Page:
Salvador Dali, art’s unique genius, sought to penetrate the mystery in one of his most intensely dramatic paintings. Towering mountain landscapes all but fill the canvas, leaving ony a few luminous meters of seashore dotted with delicately miniaturized human figures: the last witness to a dying peace. A huge telephone receiver dripping tears of blood hangs from the branch of a dead tree; and here and there hang umbrellas and bats whose portent is visibly the same. As Dali tells it, “Chamberlain’s umbrella appeared in this painting in a sinister light, made evident by the bat, and it struck me when I painted it as a thing of enormous anguish.”
He then confided: “I felt this painting to be deeply prophetic. But I confess that I haven’t yet figured out the Hitler enigma either. He attracted me only as an object of my mad imaginings and because I saw him as a man uniquely capable of turning things completely upside down.”
What a lesson in humility for the braying critics who have rushed into print since 1945 with their thousands of “definitive” books, most of them scornful, about this man who so troubled the introspective Dali that forty years later he still felt anguished and uncertain in the presence of his own hallucinatory painting. Apart from Dali, who else has ever tried to present an objective portrayal of this extraordinary man, who Dali labeled the most explosive figure in human history?
* * *
The mountains of Hitler books based on blind hatred and ignorance do little to describe or explain the most powerful man the world has ever seen. How, I ponder, do these thousands of disparate portraits of Hitler in any way resemble the man I knew? The Hitler seated beside me, standing up, talking, listening. It has become impossible to explain to people fed fantastic tales for decades that what they have read or heard on television just does not correspond to the truth.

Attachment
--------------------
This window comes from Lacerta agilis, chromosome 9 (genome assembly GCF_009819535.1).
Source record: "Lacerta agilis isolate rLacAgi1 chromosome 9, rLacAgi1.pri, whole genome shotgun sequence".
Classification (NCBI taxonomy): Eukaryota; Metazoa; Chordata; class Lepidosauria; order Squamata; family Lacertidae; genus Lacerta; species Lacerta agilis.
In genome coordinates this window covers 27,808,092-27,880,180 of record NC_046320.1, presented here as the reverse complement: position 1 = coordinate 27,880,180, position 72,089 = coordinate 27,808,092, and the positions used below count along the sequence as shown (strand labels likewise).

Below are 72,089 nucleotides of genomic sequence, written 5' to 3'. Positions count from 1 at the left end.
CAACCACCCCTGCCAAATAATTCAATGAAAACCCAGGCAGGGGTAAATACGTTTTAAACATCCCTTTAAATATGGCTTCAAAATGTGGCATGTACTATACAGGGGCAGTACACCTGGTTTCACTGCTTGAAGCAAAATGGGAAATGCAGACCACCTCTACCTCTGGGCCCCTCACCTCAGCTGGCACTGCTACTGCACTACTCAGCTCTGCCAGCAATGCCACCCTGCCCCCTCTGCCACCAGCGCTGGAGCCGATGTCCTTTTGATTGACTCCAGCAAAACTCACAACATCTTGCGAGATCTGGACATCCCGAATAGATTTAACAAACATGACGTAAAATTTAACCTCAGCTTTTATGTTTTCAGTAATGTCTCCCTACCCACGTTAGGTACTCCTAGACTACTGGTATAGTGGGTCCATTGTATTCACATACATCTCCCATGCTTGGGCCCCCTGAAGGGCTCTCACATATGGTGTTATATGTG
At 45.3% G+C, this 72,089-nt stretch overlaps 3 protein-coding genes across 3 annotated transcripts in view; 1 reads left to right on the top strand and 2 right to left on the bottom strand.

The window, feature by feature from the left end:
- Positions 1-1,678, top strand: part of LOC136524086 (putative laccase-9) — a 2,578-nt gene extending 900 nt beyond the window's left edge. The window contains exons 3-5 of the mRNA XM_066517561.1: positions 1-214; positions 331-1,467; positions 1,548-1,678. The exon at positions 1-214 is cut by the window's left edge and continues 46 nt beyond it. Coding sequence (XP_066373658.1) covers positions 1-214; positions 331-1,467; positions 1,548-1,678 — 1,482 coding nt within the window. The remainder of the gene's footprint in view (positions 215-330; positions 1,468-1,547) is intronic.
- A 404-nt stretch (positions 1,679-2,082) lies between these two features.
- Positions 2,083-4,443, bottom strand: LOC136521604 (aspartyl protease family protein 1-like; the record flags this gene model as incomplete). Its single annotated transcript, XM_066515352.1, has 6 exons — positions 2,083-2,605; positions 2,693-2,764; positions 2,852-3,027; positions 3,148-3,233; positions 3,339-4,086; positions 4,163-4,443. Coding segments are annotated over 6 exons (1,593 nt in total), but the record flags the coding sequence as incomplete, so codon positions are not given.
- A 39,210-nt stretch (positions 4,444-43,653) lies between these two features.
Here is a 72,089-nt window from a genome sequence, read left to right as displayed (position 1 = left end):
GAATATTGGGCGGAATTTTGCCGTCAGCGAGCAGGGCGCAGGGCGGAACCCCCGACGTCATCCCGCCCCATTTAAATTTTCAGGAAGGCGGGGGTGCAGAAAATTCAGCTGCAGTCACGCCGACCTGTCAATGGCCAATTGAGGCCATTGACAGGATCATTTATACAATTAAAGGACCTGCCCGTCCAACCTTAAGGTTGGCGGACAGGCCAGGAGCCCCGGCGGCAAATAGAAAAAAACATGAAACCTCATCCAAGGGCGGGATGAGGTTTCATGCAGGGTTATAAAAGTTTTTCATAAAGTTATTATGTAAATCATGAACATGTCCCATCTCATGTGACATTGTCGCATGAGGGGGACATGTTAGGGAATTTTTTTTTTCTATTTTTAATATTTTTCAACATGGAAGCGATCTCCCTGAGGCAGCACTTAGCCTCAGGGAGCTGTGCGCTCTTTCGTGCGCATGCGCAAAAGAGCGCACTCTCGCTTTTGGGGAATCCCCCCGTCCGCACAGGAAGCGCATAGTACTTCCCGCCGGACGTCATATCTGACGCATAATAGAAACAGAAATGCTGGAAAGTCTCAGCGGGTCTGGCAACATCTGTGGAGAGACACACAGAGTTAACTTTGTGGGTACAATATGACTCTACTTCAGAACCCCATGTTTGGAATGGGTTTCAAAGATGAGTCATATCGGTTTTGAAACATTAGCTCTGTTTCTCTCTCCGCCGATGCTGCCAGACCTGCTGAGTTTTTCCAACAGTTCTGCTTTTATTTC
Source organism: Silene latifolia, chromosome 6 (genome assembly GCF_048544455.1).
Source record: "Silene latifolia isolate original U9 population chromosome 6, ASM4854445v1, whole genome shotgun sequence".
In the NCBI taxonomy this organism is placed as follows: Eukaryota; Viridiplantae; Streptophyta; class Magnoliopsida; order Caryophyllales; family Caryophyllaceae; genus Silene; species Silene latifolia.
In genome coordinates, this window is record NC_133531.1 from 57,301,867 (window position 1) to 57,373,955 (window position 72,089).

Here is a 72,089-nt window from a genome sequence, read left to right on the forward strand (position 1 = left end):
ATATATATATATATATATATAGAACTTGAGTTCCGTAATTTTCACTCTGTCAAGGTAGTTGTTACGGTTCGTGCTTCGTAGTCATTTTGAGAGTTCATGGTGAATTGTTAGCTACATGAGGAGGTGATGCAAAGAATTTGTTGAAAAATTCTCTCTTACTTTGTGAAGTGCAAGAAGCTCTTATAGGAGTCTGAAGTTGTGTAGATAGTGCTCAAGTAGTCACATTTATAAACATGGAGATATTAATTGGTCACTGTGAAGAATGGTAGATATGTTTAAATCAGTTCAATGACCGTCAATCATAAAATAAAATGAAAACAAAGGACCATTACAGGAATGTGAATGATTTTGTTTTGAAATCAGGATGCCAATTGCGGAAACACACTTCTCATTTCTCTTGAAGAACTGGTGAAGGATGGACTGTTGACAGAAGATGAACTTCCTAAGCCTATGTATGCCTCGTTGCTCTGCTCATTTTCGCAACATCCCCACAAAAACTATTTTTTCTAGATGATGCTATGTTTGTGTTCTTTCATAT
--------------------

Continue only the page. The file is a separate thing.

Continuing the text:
People have come to accept fiction, repeated a thousand times over, as reality. Yet they have never seen Hitler, never spoken to him, never heard a word from his mouth. The very name of Hitler immediately conjures up a grimacing devil, the fount of all of one’s negative emotions. Like Pavlov’s bell, the mention of Hitler is meant to dispense with substance and reality. In time, however, history will demand more than these summary judgments.
* * *
Hitler is always present before my eyes: as a man of peace in 1936, as a man of war in 1944. It is not possible to have been a personal witness to the life of such an extraordinary man without being marked by it forever. Not a day goes by, but Hitler rises again in my memory, not as a man long dead, but as a real being who paces his office floor, seats himself in his chair, pokes the burning logs in the fireplace.
The first thing anyone noticed when he came into view was his small mustache. Countless times he had been advised to shave it off, but he always refused: people were used to him the way he was.
He was not tall — no more than was Napoleon or Alexander the Great.
Hitler had deep blue eyes that many found bewitching, although I did not find them so. Nor did I detect the electric current his hands were said to give off. I gripped them quite a few times and was never struck by his lightning.
His face showed emotion or indifference according to the passion or apathy of the moment. At times he was as though benumbed, saying not a word, while his jaws moved in the meanwhile as if they were grinding an obstacle to smithereens in the void. Then he would come suddenly alive and launch into a speech directed at you alone, as though he were addressing a crowd of hundreds of thousands at Berlin’s Tempelhof airfield. Then he became as if transfigured. Even his complexion, otherwise dull, lit up as he spoke. And at such times, to be sure, Hitler was strangely attractive and as if possessed of magic powers.
* * *
Anything that might have seemed too solemn in his remarks, he quickly tempered with a touch of humour. The picturesque world, the biting phrase were at his command. In a flash he would paint a word-picture that brought a smile, or come up with an unexpected and disarming comparison. He could be harsh and even implacable in his judgments, and yet almost at the same time be surprisingly conciliatory, sensitive and warm.